How Inbound Marketing is Improving Marketing’s Bad Reputation

How Inbound Marketing is Improving Marketing’s Bad Reputation

By John McTigueOct 4 /2012
improving marketing reputation

Before the Internet, marketing tactics involved reaching as many households and businesses as possible, regardless of fit or relevance. The idea was that at least some percentage of advertising would get through, and some fraction of the recipients would express an interest in the products and services being pushed. If audiences didn’t respond, marketers would instruct armies of telemarketers to call everyone on a “rented” list at all hours of the day or night and hope for forgiveness.

And the bill for mass advertising and telemarketing? Marketers spent hundreds of millions of dollars each year with low success rates and effectively poisoned the well for future sales.

Unfortunately for today’s consumers, not much has changed. Today’s marketers adapt the worst marketing practices to new tools like email, paid search ads, mobile and social media. The mantra continues to be “get in front of them, and they will come.” Unfortunately for most marketers, consumers now reject invasive marketing tactics of all kinds and have become adept at blocking unwanted email and online advertising.

Enter Inbound Marketing—a new style of marketing that discards outbound tactics in favor of earned media and relationship building. Inbound Marketing focuses on attracting and nurturing buyers with interesting, helpful content, and it’s improving marketing’s bad reputation.

Here are just two of the many ways Inbound Marketing is improving marketing’s bad reputation:

  • It’s Less Invasive—With Inbound Marketing, content or offers are never “pushed” out to an unsubscribed list. Instead, they are posted in blogs, websites and social networks, and consumers interested in the content or offers come to you. Search engines like Google favor this type of content now and are more likely to include it in searches for relevant keywords and phrases by our likely customers.
  • It Reaches at the Right Time—Research shows that more than 80 percent of captured leads are lost as sales opportunities because they are not yet ready to buy or they are ignored and move on to other resources to solve their problems. To solve these problems, inbound marketers use Lead Nurturing campaigns to stay in touch and “nurture” leads with additional, helpful content that gradually convinces leads that your product or service is the right solution for their needs.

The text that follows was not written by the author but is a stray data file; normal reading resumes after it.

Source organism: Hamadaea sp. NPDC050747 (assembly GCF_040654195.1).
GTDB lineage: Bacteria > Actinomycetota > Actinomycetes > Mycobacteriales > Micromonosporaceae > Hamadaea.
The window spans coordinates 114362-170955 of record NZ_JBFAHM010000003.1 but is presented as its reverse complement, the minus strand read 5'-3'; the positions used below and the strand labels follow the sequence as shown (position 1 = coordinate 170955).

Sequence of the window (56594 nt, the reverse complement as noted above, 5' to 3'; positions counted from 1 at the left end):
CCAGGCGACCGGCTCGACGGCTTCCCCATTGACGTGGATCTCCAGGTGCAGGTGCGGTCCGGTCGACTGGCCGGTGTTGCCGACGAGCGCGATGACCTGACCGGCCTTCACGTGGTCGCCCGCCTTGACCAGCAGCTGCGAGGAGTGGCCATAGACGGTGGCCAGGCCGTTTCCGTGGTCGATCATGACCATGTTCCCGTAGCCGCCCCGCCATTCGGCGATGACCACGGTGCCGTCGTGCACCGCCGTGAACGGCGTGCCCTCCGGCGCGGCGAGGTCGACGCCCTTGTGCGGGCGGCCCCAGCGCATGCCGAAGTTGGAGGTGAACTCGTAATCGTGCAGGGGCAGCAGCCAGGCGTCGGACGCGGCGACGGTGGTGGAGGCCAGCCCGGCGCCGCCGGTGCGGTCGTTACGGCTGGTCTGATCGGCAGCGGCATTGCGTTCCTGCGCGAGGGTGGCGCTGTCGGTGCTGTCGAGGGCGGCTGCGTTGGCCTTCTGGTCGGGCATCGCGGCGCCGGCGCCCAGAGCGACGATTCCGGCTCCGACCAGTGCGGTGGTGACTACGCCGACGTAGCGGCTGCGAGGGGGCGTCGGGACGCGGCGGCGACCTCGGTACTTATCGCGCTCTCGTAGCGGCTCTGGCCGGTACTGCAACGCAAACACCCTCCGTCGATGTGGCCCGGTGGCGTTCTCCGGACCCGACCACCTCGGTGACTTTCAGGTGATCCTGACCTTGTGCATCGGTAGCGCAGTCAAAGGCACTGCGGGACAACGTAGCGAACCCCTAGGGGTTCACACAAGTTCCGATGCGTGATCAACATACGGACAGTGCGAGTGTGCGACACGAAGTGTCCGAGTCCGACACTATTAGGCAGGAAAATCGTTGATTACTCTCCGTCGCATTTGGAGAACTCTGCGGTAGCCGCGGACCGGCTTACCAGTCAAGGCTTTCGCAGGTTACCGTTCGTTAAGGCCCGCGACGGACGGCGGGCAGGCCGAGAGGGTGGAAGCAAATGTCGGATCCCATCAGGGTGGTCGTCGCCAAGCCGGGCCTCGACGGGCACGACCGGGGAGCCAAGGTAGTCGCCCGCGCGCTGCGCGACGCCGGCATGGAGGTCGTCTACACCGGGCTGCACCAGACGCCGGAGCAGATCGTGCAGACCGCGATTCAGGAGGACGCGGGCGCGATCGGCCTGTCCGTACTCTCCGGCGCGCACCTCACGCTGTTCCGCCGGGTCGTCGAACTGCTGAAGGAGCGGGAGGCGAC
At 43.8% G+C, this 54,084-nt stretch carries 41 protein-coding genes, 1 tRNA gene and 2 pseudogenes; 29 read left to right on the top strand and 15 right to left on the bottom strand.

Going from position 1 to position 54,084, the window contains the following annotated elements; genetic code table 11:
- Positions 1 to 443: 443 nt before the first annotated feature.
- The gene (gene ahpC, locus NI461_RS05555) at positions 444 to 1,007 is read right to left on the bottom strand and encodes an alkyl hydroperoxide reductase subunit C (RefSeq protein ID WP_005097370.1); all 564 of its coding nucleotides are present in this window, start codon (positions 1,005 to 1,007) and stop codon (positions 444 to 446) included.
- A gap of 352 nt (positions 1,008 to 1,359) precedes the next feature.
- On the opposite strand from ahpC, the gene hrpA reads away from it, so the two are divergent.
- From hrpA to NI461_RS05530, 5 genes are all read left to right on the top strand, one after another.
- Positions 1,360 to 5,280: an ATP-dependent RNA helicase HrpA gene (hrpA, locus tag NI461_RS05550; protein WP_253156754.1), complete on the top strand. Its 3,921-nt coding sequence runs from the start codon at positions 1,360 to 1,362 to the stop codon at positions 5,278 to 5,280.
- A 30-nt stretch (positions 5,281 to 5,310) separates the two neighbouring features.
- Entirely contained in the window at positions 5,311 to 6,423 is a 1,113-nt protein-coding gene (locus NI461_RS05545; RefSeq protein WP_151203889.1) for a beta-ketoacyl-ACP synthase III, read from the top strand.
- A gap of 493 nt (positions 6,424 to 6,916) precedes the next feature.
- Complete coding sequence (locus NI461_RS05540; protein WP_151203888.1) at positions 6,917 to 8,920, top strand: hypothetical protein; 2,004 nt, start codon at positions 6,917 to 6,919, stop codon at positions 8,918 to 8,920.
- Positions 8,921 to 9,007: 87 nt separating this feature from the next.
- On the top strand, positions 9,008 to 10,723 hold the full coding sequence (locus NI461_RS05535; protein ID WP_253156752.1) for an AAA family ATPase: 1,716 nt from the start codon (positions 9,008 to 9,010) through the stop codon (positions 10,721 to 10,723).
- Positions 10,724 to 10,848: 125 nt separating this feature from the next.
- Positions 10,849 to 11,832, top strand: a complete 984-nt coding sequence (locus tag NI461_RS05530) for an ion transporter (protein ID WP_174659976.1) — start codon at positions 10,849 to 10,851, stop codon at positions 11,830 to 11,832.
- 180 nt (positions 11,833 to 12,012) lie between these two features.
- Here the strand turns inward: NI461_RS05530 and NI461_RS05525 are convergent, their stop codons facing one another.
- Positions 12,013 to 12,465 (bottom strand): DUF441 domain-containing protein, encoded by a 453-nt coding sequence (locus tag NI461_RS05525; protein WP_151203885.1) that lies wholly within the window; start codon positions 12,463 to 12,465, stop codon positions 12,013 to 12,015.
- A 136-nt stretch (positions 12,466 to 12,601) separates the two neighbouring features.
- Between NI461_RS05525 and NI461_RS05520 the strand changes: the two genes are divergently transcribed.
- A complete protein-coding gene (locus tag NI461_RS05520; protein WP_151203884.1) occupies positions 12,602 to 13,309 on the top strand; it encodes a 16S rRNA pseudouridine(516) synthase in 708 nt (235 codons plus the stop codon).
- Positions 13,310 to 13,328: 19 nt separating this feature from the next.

So now that you have implemented Inbound Marketing that is less invasive and reaches potential customers at the right time, how can you make Inbound Marketing even better? By introducing Lean Digital Marketing into your strategy. Lean processes involve continuous improvement to operate more efficiently and to instill a sense of ownership by all stakeholders. Traditionally, we think of manufacturing as the primary beneficiary of lean, but any process can be improved this way, and marketing is no exception. 

To learn more about Lean Digital Marketing, download the latest ebook from Kuno Creative here.  

Do you agree inbound marketing is improving marketing’s bad reputation? What are some other ways you can add to the list?

photo credit: Photosightfaces

The Author

John McTigue

With over 30 years of business and marketing experience, John loves to blog about ideas and trends that challenge inbound marketers and sales and marketing executives. John has a unique way of blending truth with sarcasm and passion with wit. You can connect with John via LinkedIn and Twitter.